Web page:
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Title: Monitoring viral infections and immune repertoires in transplanted children : a statistical approach
Author: Margetts, Ben Keith
ISNI:       0000 0004 8500 0818
Awarding Body: UCL (University College London)
Current Institution: University College London (University of London)
Date of Award: 2019
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Transplantation in children is a relatively high-risk procedure, where pharmacological treatment and disease often render the recipient immunocompromised. This state allows typically non-serious infectious organisms such as cytomegalovirus (CMV) to grow uninhibited, leading to morbidity and mortality in the host. Underpinning the dynamics of these infections lies the immune response, driven in part by T cells and their innate ability to recognise pathogens via the T cell receptor (TCR). Applying deep sequencing techniques to the TCR repertoire allows researchers to explore this cellular response in unprecedented resolution. This thesis explores the application of statistical modelling and data analysis techniques to two key areas of interest: the reconstituting immune response and the consequences of immunodeficiency within transplanted children. Specifically, the first part of this thesis focuses on the TCR repertoire, opening with an automated TCR next generation sequencing (NGS) data processing, subsampling, and analysis pipeline. This pipeline is then applied to NGS data from two distinct patient cohorts, facilitating a detailed statistical analysis on the clinical applicability of TCR deep sequencing, alongside an analysis of repertoire reconstitution. Lastly, open access complementarity determining region 3 (CDR3) epitope specificity data are integrated with the processed sequencing data to model antigen-specific CDR3 sequence profiles using profile hidden Markov models (PHMMs) and unsupervised CDR3 sequence clustering. This section of the thesis explores the utility of CDR3 sequencing for clinical TCR repertoire evaluation and demonstrates the wide-ranging potential applications of the sequencing data. The second part of the thesis focuses on CMV infections, opening with a quantitative clinical audit on the treatment of CMV infections post-haematopoietic stem cell transplant (HSCT). The audit includes an analysis of the efficacy of anti-CMV drugs in children and a viral load-based time-to-event (survival) model. This work is then expanded with a Bayesian nonlinear mixed effects model for predicting CMV loads in infected transplant recipients, using a workflow that prioritises identifiability and biological plausibility of model parameters.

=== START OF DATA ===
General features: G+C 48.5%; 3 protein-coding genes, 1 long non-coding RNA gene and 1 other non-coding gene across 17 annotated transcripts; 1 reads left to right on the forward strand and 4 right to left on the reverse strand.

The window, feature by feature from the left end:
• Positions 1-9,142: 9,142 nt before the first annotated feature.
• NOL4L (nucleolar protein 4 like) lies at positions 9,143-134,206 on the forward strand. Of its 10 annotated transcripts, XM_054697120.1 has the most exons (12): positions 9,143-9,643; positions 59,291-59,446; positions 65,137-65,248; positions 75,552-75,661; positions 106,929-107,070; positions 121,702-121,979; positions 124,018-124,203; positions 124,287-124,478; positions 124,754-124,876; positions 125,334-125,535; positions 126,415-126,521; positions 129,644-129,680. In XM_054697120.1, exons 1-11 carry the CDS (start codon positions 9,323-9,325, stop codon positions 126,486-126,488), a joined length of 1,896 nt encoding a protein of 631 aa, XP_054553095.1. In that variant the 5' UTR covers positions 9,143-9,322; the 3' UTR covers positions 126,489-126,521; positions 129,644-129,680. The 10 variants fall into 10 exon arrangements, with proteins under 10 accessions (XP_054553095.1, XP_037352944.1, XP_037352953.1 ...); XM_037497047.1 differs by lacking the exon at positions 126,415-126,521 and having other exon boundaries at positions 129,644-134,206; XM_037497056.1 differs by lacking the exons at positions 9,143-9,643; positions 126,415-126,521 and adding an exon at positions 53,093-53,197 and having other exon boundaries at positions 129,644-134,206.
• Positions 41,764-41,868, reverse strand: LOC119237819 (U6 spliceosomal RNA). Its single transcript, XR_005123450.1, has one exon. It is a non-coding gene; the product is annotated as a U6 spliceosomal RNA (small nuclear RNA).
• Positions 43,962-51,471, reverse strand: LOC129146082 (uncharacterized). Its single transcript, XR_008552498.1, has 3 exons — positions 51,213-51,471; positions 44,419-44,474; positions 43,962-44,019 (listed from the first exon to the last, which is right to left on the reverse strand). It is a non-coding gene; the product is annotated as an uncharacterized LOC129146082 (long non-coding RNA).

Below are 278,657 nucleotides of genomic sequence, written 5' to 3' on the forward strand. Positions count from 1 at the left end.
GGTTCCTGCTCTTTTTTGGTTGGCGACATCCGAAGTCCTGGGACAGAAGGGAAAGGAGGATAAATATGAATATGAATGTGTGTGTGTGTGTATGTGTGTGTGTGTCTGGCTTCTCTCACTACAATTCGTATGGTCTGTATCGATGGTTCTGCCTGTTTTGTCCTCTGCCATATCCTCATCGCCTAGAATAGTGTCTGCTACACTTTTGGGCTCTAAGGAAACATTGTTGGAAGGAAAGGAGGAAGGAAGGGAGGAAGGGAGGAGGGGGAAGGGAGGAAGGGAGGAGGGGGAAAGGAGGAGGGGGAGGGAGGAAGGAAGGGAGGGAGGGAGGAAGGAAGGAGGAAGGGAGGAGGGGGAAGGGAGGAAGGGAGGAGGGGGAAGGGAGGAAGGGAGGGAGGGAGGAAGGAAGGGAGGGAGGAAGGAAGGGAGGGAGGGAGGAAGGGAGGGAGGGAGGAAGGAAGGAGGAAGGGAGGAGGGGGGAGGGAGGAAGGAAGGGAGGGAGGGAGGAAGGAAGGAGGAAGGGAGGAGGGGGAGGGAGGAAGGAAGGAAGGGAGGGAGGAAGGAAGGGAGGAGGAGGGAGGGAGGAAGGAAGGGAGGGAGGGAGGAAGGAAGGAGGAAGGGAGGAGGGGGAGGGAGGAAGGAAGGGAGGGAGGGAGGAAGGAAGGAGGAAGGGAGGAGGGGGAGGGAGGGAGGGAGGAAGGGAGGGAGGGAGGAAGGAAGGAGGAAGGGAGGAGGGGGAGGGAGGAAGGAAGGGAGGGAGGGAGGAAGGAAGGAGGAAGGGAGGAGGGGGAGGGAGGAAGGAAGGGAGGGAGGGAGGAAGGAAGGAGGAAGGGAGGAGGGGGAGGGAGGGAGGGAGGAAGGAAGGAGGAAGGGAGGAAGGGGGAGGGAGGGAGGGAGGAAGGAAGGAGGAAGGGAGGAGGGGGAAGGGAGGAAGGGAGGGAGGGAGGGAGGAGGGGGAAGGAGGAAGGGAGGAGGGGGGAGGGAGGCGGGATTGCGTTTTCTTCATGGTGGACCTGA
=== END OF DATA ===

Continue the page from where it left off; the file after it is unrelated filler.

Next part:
Supervisor: Standing, J. ; Breuer, J. ; Klein, N. Sponsor: Not available
Qualification Name: Thesis (Ph.D.) Qualification Level: Doctoral
EThOS ID:  DOI: Not available